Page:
Origanum dictamnus (dittany of Crete, Cretan dittany or hop marjoram), known in Greek as δίκταμο (díktamo, cf. “dittany”) or in Cretan dialect έρωντας (erondas, “love”), is a tender perennial plant in the Lamiaceae family that grows 20–30 cm high. It is a healing, therapeutic and aromatic plant that only grows wild on the mountainsides and gorges of the Greek island of Crete, Greece. 

Dittany of Crete is widely used for food flavouring and medicinal purposes, and is also found as an ornamental plant in gardens. This small, lanate shrub is easily recognised by the distinctive soft, woolly covering of white-grey hair on its stems and round green leaves, giving it a velvety texture. Tiny rose-pink flowers surrounded by brighter purple-pink bracts add an exuberant splash of colour to the plant in summer and autumn. Dittany is classified as vulnerable on the IUCN Red List of Threatened Plant Species 1997.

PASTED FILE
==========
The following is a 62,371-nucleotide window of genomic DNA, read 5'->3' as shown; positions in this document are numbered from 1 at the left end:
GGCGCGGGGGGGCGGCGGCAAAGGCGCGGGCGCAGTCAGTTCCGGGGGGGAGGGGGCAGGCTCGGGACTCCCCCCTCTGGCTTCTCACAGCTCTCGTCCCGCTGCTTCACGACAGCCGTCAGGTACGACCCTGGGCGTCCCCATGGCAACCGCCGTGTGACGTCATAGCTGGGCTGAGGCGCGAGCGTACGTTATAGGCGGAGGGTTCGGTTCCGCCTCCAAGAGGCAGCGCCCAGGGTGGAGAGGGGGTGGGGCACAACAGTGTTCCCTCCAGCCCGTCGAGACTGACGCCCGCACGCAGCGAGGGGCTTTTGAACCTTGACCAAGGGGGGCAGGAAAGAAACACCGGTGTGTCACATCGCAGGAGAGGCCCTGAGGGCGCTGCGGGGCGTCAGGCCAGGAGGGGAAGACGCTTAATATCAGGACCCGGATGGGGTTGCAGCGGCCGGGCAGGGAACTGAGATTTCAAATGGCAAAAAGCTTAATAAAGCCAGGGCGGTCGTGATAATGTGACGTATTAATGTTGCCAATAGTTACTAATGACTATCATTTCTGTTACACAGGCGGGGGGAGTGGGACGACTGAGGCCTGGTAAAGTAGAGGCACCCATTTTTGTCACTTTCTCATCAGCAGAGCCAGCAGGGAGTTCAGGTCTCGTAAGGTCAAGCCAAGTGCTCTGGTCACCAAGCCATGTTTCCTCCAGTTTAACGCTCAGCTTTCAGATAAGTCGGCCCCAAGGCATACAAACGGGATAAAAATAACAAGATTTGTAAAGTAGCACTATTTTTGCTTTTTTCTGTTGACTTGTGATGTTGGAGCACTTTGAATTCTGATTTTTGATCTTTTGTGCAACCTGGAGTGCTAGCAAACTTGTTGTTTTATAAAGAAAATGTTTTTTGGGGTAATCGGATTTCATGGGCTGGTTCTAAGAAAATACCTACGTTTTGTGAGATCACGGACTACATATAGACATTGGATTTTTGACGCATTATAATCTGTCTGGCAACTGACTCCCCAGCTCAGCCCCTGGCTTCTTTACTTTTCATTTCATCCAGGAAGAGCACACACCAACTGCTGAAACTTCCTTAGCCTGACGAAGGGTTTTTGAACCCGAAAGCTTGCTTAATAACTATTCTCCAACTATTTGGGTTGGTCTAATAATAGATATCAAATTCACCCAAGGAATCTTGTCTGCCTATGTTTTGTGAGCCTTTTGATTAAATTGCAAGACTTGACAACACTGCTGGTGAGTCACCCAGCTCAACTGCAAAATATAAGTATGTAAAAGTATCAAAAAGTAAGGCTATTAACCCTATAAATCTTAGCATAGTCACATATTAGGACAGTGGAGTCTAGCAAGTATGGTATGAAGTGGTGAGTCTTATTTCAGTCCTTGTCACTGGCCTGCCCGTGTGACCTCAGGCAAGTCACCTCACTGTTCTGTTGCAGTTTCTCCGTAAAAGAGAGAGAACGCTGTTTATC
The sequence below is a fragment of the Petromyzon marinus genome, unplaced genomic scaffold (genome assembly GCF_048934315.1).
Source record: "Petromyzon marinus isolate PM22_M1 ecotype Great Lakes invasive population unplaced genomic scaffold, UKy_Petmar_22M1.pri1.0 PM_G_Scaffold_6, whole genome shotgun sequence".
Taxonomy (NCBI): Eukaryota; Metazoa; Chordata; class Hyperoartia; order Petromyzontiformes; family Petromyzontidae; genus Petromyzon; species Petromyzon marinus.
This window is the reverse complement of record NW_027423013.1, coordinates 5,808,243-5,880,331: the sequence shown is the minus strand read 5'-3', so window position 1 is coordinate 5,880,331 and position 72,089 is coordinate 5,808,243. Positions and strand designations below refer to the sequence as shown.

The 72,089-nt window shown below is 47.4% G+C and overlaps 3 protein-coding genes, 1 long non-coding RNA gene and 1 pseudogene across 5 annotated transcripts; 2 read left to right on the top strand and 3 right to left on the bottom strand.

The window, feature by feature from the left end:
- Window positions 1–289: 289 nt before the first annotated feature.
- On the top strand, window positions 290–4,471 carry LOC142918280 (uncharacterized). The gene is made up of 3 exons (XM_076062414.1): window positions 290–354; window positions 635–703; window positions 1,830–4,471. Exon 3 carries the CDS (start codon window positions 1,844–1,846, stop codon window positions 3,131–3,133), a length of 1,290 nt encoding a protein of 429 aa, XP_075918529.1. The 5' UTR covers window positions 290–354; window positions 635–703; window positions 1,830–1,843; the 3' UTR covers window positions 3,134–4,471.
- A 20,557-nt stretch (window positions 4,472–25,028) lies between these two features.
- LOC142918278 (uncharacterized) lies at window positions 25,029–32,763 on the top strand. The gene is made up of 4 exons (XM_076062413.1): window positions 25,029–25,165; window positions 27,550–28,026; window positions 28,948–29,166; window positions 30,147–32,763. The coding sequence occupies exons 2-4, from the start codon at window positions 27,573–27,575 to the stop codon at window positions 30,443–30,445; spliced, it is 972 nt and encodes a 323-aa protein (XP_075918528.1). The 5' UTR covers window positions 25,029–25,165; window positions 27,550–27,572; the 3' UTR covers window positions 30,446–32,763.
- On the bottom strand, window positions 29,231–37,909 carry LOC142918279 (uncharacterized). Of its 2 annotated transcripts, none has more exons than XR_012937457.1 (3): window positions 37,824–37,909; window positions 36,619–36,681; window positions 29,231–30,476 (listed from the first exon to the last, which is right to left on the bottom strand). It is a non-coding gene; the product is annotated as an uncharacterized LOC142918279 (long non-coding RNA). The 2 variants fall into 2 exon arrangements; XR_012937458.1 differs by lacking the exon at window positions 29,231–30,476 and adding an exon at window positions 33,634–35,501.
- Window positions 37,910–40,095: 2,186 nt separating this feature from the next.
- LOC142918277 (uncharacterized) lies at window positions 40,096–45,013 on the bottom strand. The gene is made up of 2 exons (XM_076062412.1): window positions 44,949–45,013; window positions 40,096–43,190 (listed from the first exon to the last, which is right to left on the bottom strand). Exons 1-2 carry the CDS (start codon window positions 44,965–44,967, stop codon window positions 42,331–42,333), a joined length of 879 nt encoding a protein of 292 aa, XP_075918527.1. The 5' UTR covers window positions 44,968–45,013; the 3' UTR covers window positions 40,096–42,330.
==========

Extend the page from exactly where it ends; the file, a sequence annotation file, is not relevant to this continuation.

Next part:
Origanum dictamnus is a many branched plant with discoid to ovate, grey-green leaves that are sited in pairs opposite each other. The slender arching stems and lanate leaves are covered in a velvety white down and are 13–25 mm in size. The flowers are pale pink to purple and have a deep lilac corolla with many deep pink-coloured overlapping bracts. The colourful flowers forming a cascade of elongated clusters are in bloom in the summer months and are quite a pretty sight in the rocky mountains of their native land. The flowers are hermaphrodite, meaning they have both male and female organs, and are pollinated by bees attracted to their scent and bright colour. The primary ingredients of the herb’s essential oil are carvacrol (68.96%), β-phellandrene (18.34%) and p-cymene (4.68%).